The rate was startling: Nearly six in 10 teachers at California’s lowest-performing schools were not properly credentialed for the classes they led. It’s a rate California has worked to shrink for the past six years. It’s also a rate that was wrong.
The percentage of teachers and other certificated staff lacking proper credentials was actually 29 percent, not the 58 percent the state reported for the 2005-06 school year. The revelation, sparked by errors in state data identified by California Watch, means the state has been using an incorrect baseline as it measures progress at its lowest-performing schools.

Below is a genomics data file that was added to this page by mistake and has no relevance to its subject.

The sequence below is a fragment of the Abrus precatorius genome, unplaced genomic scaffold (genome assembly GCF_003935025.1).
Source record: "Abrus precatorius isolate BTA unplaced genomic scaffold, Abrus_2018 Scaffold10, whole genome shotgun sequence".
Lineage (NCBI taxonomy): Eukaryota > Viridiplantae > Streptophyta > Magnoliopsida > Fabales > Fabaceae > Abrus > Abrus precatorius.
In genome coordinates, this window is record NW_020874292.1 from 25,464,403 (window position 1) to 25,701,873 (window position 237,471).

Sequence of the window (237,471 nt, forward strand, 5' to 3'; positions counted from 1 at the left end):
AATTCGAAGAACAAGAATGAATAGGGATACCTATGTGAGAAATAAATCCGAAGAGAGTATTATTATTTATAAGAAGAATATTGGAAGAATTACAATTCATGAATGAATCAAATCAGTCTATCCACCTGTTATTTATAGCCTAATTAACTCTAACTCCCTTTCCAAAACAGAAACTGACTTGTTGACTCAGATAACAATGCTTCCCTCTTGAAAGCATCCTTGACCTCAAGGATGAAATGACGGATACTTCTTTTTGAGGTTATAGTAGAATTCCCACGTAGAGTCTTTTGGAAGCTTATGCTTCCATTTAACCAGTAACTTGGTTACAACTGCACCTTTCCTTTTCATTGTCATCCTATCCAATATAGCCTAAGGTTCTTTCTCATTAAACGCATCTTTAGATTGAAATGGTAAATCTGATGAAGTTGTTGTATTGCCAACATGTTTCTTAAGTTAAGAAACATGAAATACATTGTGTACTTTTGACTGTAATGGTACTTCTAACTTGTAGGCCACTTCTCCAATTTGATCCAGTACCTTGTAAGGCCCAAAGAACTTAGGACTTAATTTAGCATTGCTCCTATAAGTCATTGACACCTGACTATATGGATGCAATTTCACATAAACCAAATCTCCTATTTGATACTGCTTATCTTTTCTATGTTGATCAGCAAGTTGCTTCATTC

Misassignments, as they’re known, have decreased dramatically since the state agreed to give the problem greater attention at low-performing schools. Unlike higher-performing schools, which are monitored every four years, the lowest-performing schools are monitored annually. The action was one of many stemming from the settlement of Williams v. California, a landmark class-action lawsuit that sought to ensure all students were taught by qualified, credentialed teachers.